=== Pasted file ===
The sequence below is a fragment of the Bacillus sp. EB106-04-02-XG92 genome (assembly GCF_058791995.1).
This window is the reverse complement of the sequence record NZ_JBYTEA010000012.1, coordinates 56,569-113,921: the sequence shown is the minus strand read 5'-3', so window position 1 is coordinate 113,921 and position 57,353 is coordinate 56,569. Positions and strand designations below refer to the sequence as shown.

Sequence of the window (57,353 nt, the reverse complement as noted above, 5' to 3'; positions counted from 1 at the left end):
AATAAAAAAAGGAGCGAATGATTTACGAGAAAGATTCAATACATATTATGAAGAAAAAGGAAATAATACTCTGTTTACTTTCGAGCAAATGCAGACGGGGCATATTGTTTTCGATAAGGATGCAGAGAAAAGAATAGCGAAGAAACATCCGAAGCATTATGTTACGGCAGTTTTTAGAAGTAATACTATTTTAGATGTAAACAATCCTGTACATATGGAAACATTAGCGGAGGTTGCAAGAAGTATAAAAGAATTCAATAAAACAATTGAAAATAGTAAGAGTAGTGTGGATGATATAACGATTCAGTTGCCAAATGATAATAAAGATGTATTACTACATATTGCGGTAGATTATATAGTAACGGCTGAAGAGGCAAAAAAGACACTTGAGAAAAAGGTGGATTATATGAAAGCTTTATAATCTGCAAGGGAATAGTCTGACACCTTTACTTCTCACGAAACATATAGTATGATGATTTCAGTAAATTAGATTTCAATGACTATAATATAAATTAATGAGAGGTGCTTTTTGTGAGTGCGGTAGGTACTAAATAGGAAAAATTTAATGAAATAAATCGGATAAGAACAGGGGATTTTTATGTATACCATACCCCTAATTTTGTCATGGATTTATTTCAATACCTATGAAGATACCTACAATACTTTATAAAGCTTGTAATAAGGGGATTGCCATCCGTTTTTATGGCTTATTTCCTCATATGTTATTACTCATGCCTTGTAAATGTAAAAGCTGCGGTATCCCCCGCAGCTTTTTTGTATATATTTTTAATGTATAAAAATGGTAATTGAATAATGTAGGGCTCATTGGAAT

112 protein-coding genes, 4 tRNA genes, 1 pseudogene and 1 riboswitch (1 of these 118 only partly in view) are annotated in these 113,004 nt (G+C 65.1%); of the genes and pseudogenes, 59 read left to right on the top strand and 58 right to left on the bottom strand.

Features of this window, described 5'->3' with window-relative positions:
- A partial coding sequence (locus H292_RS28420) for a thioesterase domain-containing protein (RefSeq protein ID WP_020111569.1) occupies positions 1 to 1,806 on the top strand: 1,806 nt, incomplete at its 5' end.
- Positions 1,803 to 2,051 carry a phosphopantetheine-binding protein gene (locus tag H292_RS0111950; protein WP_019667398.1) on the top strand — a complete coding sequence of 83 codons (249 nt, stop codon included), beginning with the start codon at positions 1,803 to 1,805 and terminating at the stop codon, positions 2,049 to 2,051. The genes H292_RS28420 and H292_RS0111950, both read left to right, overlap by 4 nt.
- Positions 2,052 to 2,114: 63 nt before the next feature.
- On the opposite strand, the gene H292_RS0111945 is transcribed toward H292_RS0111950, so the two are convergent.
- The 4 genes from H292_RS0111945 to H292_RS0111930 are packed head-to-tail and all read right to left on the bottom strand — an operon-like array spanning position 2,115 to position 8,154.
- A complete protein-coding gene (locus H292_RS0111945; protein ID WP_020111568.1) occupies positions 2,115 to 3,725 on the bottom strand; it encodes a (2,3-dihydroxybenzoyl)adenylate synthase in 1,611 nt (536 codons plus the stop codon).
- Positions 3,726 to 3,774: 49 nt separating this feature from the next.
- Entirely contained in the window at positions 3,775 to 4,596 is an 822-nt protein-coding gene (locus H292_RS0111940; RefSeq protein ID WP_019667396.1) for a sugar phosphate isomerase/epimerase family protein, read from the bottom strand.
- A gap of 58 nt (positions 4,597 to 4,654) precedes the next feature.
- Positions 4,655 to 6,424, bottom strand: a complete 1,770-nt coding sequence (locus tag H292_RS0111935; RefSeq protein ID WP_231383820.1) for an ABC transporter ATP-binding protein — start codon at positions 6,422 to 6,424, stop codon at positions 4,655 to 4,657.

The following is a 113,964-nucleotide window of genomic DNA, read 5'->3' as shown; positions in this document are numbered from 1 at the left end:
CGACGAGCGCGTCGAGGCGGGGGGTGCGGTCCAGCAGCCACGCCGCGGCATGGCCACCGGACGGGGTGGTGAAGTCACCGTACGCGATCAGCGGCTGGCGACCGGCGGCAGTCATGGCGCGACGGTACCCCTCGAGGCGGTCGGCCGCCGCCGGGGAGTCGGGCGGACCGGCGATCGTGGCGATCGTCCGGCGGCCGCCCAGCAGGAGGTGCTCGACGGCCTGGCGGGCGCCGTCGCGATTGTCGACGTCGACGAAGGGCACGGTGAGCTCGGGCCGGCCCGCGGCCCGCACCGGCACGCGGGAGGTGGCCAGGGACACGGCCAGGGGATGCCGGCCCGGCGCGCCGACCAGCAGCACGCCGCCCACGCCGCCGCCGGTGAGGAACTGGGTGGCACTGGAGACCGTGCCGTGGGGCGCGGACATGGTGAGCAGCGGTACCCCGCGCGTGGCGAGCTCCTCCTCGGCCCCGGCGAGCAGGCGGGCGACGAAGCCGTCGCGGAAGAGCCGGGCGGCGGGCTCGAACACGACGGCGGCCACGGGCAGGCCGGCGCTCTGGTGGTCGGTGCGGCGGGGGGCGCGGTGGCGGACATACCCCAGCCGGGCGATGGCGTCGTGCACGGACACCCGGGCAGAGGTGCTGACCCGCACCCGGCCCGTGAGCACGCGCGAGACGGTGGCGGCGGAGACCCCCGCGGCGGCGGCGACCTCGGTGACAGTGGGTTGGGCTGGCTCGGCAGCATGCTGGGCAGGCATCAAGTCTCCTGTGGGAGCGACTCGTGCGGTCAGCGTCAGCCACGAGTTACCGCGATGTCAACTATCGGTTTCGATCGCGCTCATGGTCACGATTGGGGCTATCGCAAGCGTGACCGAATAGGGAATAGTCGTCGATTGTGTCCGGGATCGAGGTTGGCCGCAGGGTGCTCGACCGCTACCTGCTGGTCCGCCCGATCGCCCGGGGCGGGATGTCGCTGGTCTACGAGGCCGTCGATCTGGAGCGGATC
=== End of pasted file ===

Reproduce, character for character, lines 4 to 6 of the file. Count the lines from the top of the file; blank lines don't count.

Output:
AATAAAAAAAGGAGCGAATGATTTACGAGAAAGATTCAATACATATTATGAAGAAAAAGGAAATAATACTCTGTTTACTTTCGAGCAAATGCAGACGGGGCATATTGTTTTCGATAAGGATGCAGAGAAAAGAATAGCGAAGAAACATCCGAAGCATTATGTTACGGCAGTTTTTAGAAGTAATACTATTTTAGATGTAAACAATCCTGTACATATGGAAACATTAGCGGAGGTTGCAAGAAGTATAAAAGAATTCAATAAAACAATTGAAAATAGTAAGAGTAGTGTGGATGATATAACGATTCAGTTGCCAAATGATAATAAAGATGTATTACTACATATTGCGGTAGATTATATAGTAACGGCTGAAGAGGCAAAAAAGACACTTGAGAAAAAGGTGGATTATATGAAAGCTTTATAATCTGCAAGGGAATAGTCTGACACCTTTACTTCTCACGAAACATATAGTATGATGATTTCAGTAAATTAGATTTCAATGACTATAATATAAATTAATGAGAGGTGCTTTTTGTGAGTGCGGTAGGTACTAAATAGGAAAAATTTAATGAAATAAATCGGATAAGAACAGGGGATTTTTATGTATACCATACCCCTAATTTTGTCATGGATTTATTTCAATACCTATGAAGATACCTACAATACTTTATAAAGCTTGTAATAAGGGGATTGCCATCCGTTTTTATGGCTTATTTCCTCATATGTTATTACTCATGCCTTGTAAATGTAAAAGCTGCGGTATCCCCCGCAGCTTTTTTGTATATATTTTTAATGTATAAAAATGGTAATTGAATAATGTAGGGCTCATTGGAAT

112 protein-coding genes, 4 tRNA genes, 1 pseudogene and 1 riboswitch (1 of these 118 only partly in view) are annotated in these 113,004 nt (G+C 65.1%); of the genes and pseudogenes, 59 read left to right on the top strand and 58 right to left on the bottom strand.

Features of this window, described 5'->3' with window-relative positions: